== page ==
Marijke Slieker is a well-known pelvic physiotherapist in The Netherlands. She was for instance involved in the organisation of the first full course and in creating a second full pelvic physiotherapy course (both MSc) in The Netherlands, and was an active member in several committees in the International Continence Society (ICS). Recently she received a royal distinction (Officer in the Orde van Oranje Nassau) for her (voluntary) work both nationally and internationally.
Marijke got interested in the pelvic floor in the late 1980’s after she gave birth to her children. Like many colleagues she started with pre- and post-natal care. At the first course introducing myofeedback and electrical stimulation she met her colleague and friend Fetske Hogen Esch with whom she developed and organised a lot of courses, workshops, symposia both nationally and internationally. At that time an internal investigation was not common in The Netherlands and therefore Interview with Jo Laycock and Kari Bo were invited to explain why a vaginal examination is important.
At ICS conferences I met colleagues from all over the world and heard for instance what is happening on the level of education around the globe. When I was asked to develop a course on the pelvic floor in The Netherland I said that both a vaginal and anal examination should be part of the curriculum. It was not easy to get permission to do the internal investigation, we really had to fight for it. The internal investigation was at first taught by gynaecologists and a surgeon. Students practiced on specially trained women who were otherwise involved in training medical students in how to perform an internal investigation. These women were very good on the emotional part but they are not really into the muscles and neither were the physicians. Therefore we nowadays teach the internal investigation ourselves and the students practice on each other. We take a lot of care regarding the preparation of the students.
Marijke got the opportunity to obtain a PhD, which is not very common in The Netherlands. She was invited by a gynaecologist to participate in a research project. At that time the research was still in the planning phase and that was such an opportunity. It gave her the opportunity to include particular research questions which are important for the pelvic physiotherapy. Her main question was: what is the relation between the ‘pelvic floor muscle function’ and prolapse. At that time there was zero on that topic. It was on the pelvic floor but not on the pelvic floor muscle. When all the data were collected and analysing started, the gynaecologist said to Marijke ‘you only have to write it down’. Do you want to do that yourself or do you want somebody else to do that for you? She was flabbergasted, so happy that she was asked if she wanted to do her PhD.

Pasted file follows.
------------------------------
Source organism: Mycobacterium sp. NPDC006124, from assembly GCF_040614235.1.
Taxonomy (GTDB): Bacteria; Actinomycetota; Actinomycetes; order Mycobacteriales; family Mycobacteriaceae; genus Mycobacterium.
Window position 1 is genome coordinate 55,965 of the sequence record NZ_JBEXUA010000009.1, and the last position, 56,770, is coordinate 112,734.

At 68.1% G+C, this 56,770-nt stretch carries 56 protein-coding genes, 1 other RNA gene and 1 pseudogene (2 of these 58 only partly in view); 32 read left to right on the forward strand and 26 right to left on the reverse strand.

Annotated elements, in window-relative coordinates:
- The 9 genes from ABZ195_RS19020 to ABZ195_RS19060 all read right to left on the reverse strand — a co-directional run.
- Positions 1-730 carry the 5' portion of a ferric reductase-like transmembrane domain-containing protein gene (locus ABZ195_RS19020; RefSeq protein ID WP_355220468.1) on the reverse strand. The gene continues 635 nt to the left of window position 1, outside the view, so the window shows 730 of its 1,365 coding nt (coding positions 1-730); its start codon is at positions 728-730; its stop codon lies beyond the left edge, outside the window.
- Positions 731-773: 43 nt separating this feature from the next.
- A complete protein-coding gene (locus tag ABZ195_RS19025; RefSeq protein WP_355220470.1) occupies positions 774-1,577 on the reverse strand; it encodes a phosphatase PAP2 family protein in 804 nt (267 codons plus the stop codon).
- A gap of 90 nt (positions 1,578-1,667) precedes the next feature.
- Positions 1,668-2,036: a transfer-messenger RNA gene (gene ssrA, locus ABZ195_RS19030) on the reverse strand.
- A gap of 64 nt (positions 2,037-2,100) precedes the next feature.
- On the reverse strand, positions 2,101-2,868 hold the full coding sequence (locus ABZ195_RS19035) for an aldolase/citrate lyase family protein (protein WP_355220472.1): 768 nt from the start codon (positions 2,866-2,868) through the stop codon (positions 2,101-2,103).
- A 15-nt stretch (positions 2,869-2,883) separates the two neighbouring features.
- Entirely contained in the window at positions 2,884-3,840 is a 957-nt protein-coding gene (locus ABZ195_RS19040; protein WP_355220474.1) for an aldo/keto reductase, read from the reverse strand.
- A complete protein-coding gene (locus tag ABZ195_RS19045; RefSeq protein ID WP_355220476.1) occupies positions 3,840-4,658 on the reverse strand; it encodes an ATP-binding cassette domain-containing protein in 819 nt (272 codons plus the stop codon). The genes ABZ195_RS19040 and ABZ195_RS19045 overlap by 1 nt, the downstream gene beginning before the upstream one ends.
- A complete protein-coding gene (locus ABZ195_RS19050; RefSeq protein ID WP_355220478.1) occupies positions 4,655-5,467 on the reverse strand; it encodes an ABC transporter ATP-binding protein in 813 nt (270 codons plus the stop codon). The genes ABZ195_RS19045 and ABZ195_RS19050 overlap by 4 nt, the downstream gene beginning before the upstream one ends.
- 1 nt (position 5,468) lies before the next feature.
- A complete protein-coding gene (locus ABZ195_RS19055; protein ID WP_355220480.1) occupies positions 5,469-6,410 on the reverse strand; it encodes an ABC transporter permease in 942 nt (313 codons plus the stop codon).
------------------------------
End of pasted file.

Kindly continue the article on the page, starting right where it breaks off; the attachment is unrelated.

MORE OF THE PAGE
Marijke also participated on behalf of the pelvic physiotherapy in the Dutch multidisciplinary guideline on prolapse. During the development of that guideline there was a lot of discussion on the influence of intra-abdominal pressure on prolapse. Physicians stated at that time that the influence of (chronic) coughing on prolapse is minor. At the 2014 International Urogynecological Association (IUGA) meeting, Jenny Kruger from New Zealand had a video abstract on . This is a wonderful film to educate patients regarding the effect of intra-abdominal pressure on coughing, straining etc. This film was the turning point in the discussion on intra-abdominal pressure. The topic of intra-abdominal pressure and importance of good pelvic floor muscle function, was accepted in the prolapse guideline.
In The Netherlands there are currently a lot of jobs for pelvic physiotherapists. A lot of pelvic physiotherapists are retiring or will retire in the next few years. However, the influx of new pelvic physiotherapists is not enough. Marijke thinks that this might be due to the fact that the pelvic floor is not included in the general curriculum of physiotherapy education in The Netherlands. This should change because the pelvic floor muscles play such an important role and are connected with a lot of other issues. At the moment the pelvic region is for a lot of physiotherapists such a vague area and often only associated with women, post-partum and, incontinence.
Marijke hopes that firstly new pelvic physiotherapist stay alert even if there are no teachers to correct them. Secondly, that pelvic physiotherapists go to an international conference like ICS or IUGA because there you will learn to be modest. That there is a lot that you know but above all a lot that you don’t know yet. Thirdly she thinks that everybody should have a network in which to collaborate. Marijke also believes that pelvic physiotherapist should work in a setting with at least three pelvic physiotherapist. In that way you can discuss experiences and consult each other. That helps you to grow in your profession.